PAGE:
Life

This Graffiti Artist Built A Tropical Oasis In The Middle Of Skid Row

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To most Americans, homeless people can seem… invisible. That sentence might be tough to swallow, but it’s painfully true. They live in a world we’d rather not know about. One we willfully ignore. One we wish didn’t exist.

Enter Skid Robot. The L.A.-based graffiti artist is trying to make a difference on Skid Row — the epicenter of Los Angeles’s homeless community — by creating awareness around a very real problem. He uses spray paint, social media, and provocative artwork to shine a light on the 44,000 homeless sleeping in L.A. County on any given night. He is adding color to a gloomy forecast; a ray of sunlight in a sea of despair. He’s putting a face on a problem.

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Which is ironic, because he wears a mask.

“Who I am is irrelevant to the message that I’m delivering,” says the late-20s-ish Skid Robot as we drive around Downtown L.A. for our interview.

Skid Row is the most impoverished and despair-ridden square mile in the country, which only fuels the man behind the mirrored mask and his plan to elevate L.A.’s homelessness crisis to the forefront of people’s brains. His Living Art Project aims to raise funds to purchase vacant lots zoned for housing so they can “construct temporary, emergency and permanent shelter using alternative housing methods.” Think colorful tiny houses like this.

“What people don’t understand is that there’s a severe lack of humanity when it comes to approaching this situation. It’s viewed as more a statistical problem than a human one.” This he tells me as we drive around the part of L.A. known as “the last house on the block.” He’s searching for the right spot to do a custom art installation, bringing 2D to 3D, his signature style.

We’re in the one neighborhood where L.A.’s homeless problem is impossible to ignore. Encampments, tents, lost souls and broken dreams line these sidewalks.

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“I’ve always been an individual for social justice. I’ve always raised my voice for the voiceless,” Skid Robot says as we search for some of his previous art work.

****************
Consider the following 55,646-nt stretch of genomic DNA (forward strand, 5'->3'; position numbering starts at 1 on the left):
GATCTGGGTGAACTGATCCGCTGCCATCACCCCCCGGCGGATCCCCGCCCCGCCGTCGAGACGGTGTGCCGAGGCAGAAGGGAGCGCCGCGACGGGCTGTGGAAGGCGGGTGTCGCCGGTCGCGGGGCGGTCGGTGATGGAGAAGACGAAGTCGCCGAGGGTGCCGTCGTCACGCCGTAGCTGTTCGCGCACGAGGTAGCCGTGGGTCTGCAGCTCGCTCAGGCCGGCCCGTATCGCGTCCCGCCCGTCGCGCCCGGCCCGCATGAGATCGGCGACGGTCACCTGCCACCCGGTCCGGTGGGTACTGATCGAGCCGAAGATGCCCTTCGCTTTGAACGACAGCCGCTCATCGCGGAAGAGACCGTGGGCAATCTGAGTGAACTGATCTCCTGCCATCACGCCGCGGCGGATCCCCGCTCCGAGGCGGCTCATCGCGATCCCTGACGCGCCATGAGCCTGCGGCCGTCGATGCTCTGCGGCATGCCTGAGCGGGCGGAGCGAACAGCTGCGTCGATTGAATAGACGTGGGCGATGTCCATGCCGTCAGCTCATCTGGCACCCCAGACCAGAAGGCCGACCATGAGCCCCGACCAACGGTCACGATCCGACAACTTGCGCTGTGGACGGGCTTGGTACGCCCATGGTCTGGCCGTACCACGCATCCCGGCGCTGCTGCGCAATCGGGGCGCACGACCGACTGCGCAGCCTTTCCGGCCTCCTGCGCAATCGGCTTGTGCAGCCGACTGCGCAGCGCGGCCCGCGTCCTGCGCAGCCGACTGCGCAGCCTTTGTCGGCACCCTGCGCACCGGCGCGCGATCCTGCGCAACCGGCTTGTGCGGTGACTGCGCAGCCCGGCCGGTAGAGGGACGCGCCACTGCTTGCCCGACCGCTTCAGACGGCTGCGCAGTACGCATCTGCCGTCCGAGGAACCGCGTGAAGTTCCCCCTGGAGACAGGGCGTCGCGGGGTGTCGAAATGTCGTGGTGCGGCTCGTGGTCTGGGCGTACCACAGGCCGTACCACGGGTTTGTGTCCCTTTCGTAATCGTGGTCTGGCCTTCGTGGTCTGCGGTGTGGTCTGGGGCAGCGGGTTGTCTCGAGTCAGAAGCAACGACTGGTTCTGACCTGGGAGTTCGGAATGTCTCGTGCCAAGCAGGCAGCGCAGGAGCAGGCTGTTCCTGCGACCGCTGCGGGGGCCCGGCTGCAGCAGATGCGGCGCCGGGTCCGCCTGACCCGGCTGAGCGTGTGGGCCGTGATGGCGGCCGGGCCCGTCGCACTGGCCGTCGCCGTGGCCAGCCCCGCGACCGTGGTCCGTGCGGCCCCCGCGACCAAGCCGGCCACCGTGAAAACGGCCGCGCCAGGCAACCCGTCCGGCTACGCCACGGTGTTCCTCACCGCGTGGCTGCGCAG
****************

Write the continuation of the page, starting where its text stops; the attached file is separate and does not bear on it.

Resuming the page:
It’s rare to find a piece that’s still around. When you’re tagging social statements — dreamy thought bubbles full of money, beds over concrete pillows, creature comforts, etc. —  the work doesn’t last very long. It’s usually just days before his colorful sentiments get painted over by a thick coat of denial.

But we managed to track down a few. One was next to a tent of a homeless woman who dreams of going back to Montana. Skid Robot painted a Montana sky-scape above her tent, so she can remember her goal of one day returning home. Next to her, we see a thought bubble with a house in it, which once represented the dreams of homeownership for a homeless married couple.

Or it did, before he went to jail… and she died.

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This is his art — splashy bursts that make people stop in the street and think about what they’re seeing.

When Skid Robot finally finds a place to build his art installation, the Skid Robot Project machine goes into full effect. First, by spray painting a Caribbean-esque ocean view on three 14-foot panels with at least six different paint canisters. Then, by adding sand and palm trees. Then a hammock. Topped off by tiki torches and a coconut drink. Much of this while humming The Beach Boy’s “Kokomo.”

As the artist built his ode to the beach life, the homeless faces passing by change from skeptical curiosity to beaming smiles, albeit some of them toothless.

That’s why he does it. “The genuine smiles on people’s faces. The conversations that they start. The gift is to take them out of the harsh reality and break that up for just a moment.”

It seems to work. And if others take notice of the problem instead of treating L.A.’s homeless as invisible or worse, a burden… then the man behind the mask will know he’s putting a real face on change.

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